Young Magic hold own vs. Howard's Lakers

March 13, 2013

ORLANDO – Perhaps it's time to retire the talk that the Orlando Magic need to retire Dwight Howard's old jersey number.

While the booing and fouling of Howard in his return to town as a member of the Los Angeles Lakers was predictable, here's something that wasn't: Tobias Harris, making his third start since being acquired three weeks ago in the trade which sent J.J. Redick to Milwaukee, blocking Howard's shot to trigger a fast break resulting in a basket that gave the Magic a 57-56 in the third quarter.

Harris and the Magic began to run out of gas shortly thereafter, and the Lakers pulled away for a 106-97 victory. But the new No. 12 in blue and white was at the forefront of an effort that helped close the book for good on Howard's eight-year stay.

"We fought with the Lakers throughout that whole game," said Harris, who finished with 17 points and a career-high 15 rebounds. "We can play with the best of them. And that's important, especially for being a young team."

Howard got an earful from the crowd during pregame introductions and whenever he touched the ball, although the noise level subsided noticeably as the game went on. And several of his dunks and blocked shots were greeted with a fair amount of cheers, particularly by fans in Lakers garb.

"All the boos and stuff, I expected that," said Howard, who tied his own NBA single-game record for free-throw attempts with 39 and ended up with 39 points and 16 rebounds. "Like I said, nothing is ever going to stop the way I feel about this city."

Aside from Jameer Nelson, no one who saw action for the Magic was teammates with Howard a year ago. Although the Magic won at Los Angeles in December when they still had Redick and a healthy Glen Davis, this game appeared headed down a different path after the Lakers took an 11-point lead in the second quarter and Howard no longer looked so bewildered at the line.

But the Magic trimmed their deficit to 50-46 at halftime and briefly went ahead on Arron Afflalo's short jumper following the last of Harris' three blocks.

"It was like a playoff atmosphere out there," Harris said. "I've never played in a playoff game, but I've seen them on TV. I would imagine that would be the closest thing to it."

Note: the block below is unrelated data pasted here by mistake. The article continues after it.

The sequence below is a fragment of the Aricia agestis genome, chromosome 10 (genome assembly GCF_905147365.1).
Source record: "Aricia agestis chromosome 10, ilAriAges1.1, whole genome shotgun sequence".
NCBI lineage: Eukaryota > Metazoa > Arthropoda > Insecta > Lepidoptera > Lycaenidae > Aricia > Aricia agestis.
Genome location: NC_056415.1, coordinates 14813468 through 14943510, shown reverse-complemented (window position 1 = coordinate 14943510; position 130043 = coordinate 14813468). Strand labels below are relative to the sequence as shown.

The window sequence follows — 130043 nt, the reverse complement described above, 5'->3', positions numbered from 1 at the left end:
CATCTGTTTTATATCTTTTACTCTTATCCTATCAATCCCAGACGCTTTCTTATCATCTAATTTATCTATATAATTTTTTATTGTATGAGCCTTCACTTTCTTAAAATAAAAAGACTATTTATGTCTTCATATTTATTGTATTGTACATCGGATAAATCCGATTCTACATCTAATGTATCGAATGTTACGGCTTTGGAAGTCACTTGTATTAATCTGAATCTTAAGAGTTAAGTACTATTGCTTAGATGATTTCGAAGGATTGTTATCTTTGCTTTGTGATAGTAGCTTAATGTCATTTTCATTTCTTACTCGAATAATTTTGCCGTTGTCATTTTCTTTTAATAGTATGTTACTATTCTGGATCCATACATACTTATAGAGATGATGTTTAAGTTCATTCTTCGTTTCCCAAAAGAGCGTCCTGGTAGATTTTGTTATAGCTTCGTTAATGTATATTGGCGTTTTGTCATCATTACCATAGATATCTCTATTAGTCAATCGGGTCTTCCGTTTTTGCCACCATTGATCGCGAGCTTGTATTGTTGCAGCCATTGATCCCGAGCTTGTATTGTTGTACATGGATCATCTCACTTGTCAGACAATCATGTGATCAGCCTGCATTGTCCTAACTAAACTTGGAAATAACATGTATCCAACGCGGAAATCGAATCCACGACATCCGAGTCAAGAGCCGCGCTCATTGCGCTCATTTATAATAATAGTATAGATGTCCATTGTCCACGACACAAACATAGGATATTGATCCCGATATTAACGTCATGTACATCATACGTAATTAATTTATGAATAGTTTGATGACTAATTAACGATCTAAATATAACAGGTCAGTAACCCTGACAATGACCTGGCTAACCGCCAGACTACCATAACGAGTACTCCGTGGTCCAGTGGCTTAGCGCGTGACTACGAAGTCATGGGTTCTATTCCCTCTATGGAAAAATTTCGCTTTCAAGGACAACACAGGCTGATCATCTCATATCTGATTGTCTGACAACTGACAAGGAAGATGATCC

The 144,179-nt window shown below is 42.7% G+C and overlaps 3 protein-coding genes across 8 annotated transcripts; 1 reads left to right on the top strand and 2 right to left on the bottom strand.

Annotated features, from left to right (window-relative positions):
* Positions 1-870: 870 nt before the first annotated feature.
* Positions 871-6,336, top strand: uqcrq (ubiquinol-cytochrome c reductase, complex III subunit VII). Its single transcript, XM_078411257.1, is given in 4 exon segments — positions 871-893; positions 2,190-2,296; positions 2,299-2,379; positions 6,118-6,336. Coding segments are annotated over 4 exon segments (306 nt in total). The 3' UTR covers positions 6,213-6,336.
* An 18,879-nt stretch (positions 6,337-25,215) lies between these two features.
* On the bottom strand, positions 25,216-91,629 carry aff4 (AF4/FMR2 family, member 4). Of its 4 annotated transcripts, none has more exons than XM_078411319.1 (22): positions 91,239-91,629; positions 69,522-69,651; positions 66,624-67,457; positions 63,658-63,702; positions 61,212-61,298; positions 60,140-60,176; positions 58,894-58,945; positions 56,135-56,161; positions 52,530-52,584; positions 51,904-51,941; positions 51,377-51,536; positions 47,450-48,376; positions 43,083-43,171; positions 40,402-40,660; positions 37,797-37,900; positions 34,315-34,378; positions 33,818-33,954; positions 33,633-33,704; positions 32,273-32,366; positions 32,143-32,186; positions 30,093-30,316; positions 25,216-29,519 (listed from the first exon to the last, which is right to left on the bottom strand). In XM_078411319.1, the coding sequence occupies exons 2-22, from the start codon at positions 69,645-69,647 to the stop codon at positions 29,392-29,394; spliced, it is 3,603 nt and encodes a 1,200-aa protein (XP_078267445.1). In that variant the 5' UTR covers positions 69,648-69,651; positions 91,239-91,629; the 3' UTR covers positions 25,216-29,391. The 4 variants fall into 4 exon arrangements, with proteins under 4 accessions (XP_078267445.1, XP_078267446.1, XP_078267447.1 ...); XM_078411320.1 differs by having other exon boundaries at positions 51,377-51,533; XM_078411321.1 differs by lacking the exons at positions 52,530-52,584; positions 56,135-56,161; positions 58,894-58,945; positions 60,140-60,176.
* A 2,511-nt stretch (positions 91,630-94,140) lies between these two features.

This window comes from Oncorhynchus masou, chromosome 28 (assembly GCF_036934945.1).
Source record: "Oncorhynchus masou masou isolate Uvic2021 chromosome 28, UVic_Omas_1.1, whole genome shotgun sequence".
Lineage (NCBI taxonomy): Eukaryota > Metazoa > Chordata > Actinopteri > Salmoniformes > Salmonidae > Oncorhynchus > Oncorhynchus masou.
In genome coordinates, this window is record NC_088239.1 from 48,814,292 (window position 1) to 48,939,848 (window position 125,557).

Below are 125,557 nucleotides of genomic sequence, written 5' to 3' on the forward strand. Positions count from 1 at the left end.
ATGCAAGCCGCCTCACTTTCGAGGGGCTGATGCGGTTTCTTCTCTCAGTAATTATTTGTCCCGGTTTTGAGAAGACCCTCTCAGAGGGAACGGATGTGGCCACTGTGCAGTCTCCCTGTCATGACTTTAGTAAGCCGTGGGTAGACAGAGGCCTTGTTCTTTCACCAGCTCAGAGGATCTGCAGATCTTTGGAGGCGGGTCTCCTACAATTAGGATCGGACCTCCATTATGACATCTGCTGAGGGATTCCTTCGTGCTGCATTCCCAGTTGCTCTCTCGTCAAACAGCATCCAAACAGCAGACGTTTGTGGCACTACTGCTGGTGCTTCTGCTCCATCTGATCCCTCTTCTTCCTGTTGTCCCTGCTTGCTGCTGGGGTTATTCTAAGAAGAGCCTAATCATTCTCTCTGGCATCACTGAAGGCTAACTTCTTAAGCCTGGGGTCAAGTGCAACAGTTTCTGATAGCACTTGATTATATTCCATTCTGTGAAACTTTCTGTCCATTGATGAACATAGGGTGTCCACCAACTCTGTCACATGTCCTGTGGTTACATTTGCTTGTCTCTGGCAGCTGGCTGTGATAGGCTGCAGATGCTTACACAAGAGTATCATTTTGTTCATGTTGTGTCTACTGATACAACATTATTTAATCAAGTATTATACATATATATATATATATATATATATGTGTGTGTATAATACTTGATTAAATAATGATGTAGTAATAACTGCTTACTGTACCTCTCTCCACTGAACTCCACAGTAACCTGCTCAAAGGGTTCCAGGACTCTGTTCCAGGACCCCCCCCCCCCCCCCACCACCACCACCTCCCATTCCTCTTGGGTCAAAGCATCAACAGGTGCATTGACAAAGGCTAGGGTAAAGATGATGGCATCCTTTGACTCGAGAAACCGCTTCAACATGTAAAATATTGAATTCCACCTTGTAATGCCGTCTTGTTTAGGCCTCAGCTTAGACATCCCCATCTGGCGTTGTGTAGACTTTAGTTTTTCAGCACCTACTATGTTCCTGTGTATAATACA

"For the most part, our guys were really competitive tonight," coach Jacque Vaughn said. "I thought their approach was really good. There might have been a few times where we lost our focus, but that happens throughout the course of the game."

Harris had more playing time than anyone on the Magic during the first half and played the entire third quarter. Vaughn gave him a rest to start the final period, but the Lakers went ahead by as many as 16 before Harris finally returned with 4:51 to go.

"I'd have loved to have been out there," he said. "But that lineup that was out there was flowing pretty well. So I understand the coach's decision to keep me on the bench."

While Harris scored 15 of his 17 points in the first half, Nelson had all 21 of his points over the last three quarter. Nikola Vucevic, who finished with 17 points and 12 rebounds in the first meeting with the Lakers, didn't score until more than four minutes into the third quarter.

Asked whether Howard looked like a different player from when he faced him three months earlier, Vucevic replied, "Yes. Definitely, he looked a lot better. He was jumping better, moving better and all that. He looked like the Dwight who was dominating the league the past few seasons."

Nelson had a lengthy conversation with Howard that appeared to be cordial in nature after the game ended but refused to divulge any of the details. Nelson was among Howard's former teammates who had taken exception to comments he made last week in a television interview.

"I'm not going to give you guys anything else to write about," he said. "You guys can speculate and come up with your stories. But I wish him the best, no matter where he is or what he's doing. I have no bad blood."

For Howard, the feeling was mutual.

"Jameer is my brother," Howard said. "We came in together. I have no bad feelings toward him."